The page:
Experience
Commercial
As a follower of Otto's wisdom I use 60/40 Gly/OxAc. But my 'forwhatitsworth' gut feeling says 50/50 might be more or less equally suited. I assume that it is the powdery oxalic acid surface of the strips that determines the efficiency of the treatment. With relative humidities of anywhere between 50-80% in a hive the strips take up so much water because of the hygroscopic nature of glycerine that they drip for a few days. The second thing that happens is that, because OxAc is way more soluble in glycerine than in water (about 4-5x) the solubility of the OxAc decreases in the Gly/water mixture and a powdery deposit is formed on the strip surface. In other words the strips contain now a supersaturated solution where part of the OxAc has become solid. From the physics of this process it doesn't seem to matter much whether one uses 60/40 or 50/50.... but hey, I am retired now, who knows what my knowledge is still worth anymore... :)
Thanks I have been using 60/40 with very satisfactory results. But enjoyed the info above, always learning.
 
23
14
Russia
Experience
International
When I made oxalic glycerin strips, I used cardboard, which goes to gaskets for the cylinder heads of trucks. Does not flog!!! Paperboard. The width is 3 cm and the length is 30 cm. Each strip. The thickness is 2 mm. It is cut perfectly with a stationery knife. But I don't remember exactly the length. Calculate for the length of your mailbox. Then I took a double plastic garbage bag, put strips in it and filled it with a solution. I wrapped it up hermetically with tape, so that it would not leak out, and periodically mixed it for a couple of days. Usually everything is absorbed without a trace. It is necessary to select the amount of solution and cardboard experimentally.
* Warning. I am describing the experience of working in Russia and some beekeepers in Europe do this. Perhaps your standards and laws prohibit doing this. But I think that there is nothing terrible and dangerous in this
 
5,443
5,731
canterbury
Experience
Commercial
I was reading throgh the Beequip catalogue the other day. They had a section on O/A and all the gears needed.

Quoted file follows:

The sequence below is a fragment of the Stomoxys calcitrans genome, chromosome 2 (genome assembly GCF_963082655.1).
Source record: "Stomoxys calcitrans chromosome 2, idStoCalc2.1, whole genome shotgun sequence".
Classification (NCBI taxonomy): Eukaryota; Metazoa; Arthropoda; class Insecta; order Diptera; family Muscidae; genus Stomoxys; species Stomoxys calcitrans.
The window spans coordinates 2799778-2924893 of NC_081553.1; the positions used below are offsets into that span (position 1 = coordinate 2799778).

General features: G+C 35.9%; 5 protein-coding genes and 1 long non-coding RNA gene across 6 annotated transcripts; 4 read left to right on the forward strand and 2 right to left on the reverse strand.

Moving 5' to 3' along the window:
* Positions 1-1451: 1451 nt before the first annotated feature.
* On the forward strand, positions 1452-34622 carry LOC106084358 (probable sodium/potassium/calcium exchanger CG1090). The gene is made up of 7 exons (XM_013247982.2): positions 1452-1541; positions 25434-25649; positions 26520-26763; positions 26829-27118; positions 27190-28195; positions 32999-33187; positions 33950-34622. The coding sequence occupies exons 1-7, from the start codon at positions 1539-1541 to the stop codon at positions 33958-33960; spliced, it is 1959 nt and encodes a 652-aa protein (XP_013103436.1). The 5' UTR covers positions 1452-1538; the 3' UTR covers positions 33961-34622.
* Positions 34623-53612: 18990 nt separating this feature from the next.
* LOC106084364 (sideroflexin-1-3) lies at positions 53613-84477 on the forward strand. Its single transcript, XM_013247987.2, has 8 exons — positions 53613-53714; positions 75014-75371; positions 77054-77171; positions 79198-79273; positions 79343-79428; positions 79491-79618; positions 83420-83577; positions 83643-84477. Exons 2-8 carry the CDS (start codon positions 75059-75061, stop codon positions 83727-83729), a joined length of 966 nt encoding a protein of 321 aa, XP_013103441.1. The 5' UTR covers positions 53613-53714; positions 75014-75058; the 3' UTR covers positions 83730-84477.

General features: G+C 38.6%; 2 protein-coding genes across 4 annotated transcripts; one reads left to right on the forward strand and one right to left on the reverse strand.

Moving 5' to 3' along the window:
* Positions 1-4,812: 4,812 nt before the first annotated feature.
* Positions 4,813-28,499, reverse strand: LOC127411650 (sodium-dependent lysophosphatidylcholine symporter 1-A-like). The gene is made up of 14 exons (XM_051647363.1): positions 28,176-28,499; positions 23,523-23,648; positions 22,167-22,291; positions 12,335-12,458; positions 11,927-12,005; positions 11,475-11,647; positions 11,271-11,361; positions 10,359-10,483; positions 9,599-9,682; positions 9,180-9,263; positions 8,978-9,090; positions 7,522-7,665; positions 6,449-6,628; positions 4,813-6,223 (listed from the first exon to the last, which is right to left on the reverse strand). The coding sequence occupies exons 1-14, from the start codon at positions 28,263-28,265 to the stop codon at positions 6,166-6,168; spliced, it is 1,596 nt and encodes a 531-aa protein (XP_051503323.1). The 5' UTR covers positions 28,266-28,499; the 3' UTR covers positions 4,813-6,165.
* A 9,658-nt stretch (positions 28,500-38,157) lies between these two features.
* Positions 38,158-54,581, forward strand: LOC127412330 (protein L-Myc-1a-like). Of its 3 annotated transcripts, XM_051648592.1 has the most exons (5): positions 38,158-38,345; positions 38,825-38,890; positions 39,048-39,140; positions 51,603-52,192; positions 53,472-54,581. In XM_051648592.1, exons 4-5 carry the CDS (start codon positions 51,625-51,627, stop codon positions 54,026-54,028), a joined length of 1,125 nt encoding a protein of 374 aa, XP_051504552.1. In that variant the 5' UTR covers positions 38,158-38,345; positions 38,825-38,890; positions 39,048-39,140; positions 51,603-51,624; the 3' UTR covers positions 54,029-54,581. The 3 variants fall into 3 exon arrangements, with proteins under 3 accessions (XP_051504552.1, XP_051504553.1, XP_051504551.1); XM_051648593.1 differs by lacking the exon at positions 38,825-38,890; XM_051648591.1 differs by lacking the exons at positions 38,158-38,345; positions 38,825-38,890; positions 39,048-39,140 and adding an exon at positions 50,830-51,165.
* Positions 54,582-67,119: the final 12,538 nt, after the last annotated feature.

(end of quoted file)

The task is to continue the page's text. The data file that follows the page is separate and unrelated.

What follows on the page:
I was interested to see them marketing a wax melter as a way of heating the glycerine and O/A into a solution.
I kinda like that idea .....bit like a bread maker.... tip the ingredients in, switch on, and hey presto a warm solution soaking into the strips.
 
9
13
Wyndham
Experience
Hobbyist
If you are a non commercial and only doing 50 or so strips at a time, use an old microwave and a large tupperware container to heat the mix up. Better control of the temperature. if you pause regularly to stir.
 
34
51
Bay of plenty
Experience
Commercial
If you are a non commercial and only doing 50 or so strips at a time, use an old microwave and a large tupperware container to heat the mix up. Better control of the temperature. if you pause regularly to stir.
I am not sure that I would ever be forgiven if I used one of my wives Tupperware containers for bee stuff
 

Grant

Staff member
Founder Member
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4,772
I wasn't sure on the microwave idea because by its nature it creates hot spots. But I have no idea on the volatility of the substances in use.
 
7
6
Dunedin
Experience
Hobbyist
I wasn't sure on the microwave idea because by its nature it creates hot spots. But I have no idea on the volatility of the substances in use.
Yes, that might be an issue... I would be concerned not as much about volatility, as well about the possibility of oxalic acid being split into formic acid when temperatures exceed ~ 105°C. Not as much for the bees, but formic acid is way more aggressive and corrosive then OA.
 

Trevor Gillbanks

Staff member
Founder Member
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7,143
Palmerston North
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It is a known chemical reaction, but only happens quantitatively at elevated temperatures. Normally the oxalic acid - glycerine mix is only warmed up to max 60-65°C in order to dissolve the OA.
Sorry I read it wrong. Split / spilt.

Same letters but a different meaning.

Yes I know that OA/Gl can be heated to make formic (very dangerous)